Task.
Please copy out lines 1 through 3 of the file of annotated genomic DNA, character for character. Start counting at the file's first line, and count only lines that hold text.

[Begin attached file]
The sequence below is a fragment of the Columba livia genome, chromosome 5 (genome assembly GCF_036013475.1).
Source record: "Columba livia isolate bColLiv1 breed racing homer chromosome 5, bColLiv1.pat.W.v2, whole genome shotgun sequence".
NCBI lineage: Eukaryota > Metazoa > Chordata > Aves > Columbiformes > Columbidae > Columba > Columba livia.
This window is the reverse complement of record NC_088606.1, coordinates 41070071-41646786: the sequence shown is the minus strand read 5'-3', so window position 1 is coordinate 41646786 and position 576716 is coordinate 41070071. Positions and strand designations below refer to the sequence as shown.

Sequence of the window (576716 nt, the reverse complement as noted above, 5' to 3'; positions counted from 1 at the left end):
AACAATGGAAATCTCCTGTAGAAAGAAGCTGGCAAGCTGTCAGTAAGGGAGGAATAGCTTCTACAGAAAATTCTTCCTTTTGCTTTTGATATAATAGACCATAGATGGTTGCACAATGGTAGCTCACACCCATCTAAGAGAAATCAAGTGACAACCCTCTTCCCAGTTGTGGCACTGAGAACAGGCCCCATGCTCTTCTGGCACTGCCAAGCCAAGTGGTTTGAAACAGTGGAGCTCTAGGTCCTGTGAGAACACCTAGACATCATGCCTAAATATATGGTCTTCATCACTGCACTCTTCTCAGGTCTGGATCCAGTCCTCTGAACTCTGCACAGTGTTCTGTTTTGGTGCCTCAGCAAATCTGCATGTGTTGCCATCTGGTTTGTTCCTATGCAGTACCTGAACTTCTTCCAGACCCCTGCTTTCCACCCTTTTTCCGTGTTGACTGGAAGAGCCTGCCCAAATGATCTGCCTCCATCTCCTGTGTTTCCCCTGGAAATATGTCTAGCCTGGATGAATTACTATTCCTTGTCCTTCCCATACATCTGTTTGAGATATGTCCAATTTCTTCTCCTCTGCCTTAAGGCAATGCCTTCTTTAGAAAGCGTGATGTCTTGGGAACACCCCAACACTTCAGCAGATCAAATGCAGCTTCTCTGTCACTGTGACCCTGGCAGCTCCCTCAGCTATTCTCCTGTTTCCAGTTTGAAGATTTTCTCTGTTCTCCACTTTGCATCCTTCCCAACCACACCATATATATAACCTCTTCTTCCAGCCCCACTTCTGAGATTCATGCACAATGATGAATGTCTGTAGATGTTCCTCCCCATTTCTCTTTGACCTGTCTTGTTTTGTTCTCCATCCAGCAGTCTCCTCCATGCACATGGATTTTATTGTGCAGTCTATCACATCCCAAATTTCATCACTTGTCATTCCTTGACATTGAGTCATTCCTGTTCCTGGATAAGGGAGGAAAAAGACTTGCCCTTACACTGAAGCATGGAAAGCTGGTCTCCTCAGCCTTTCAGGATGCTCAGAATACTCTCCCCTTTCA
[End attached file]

The sequence below is a fragment of the Columba livia genome, chromosome 5 (genome assembly GCF_036013475.1).
Source record: "Columba livia isolate bColLiv1 breed racing homer chromosome 5, bColLiv1.pat.W.v2, whole genome shotgun sequence".
NCBI lineage: Eukaryota > Metazoa > Chordata > Aves > Columbiformes > Columbidae > Columba > Columba livia.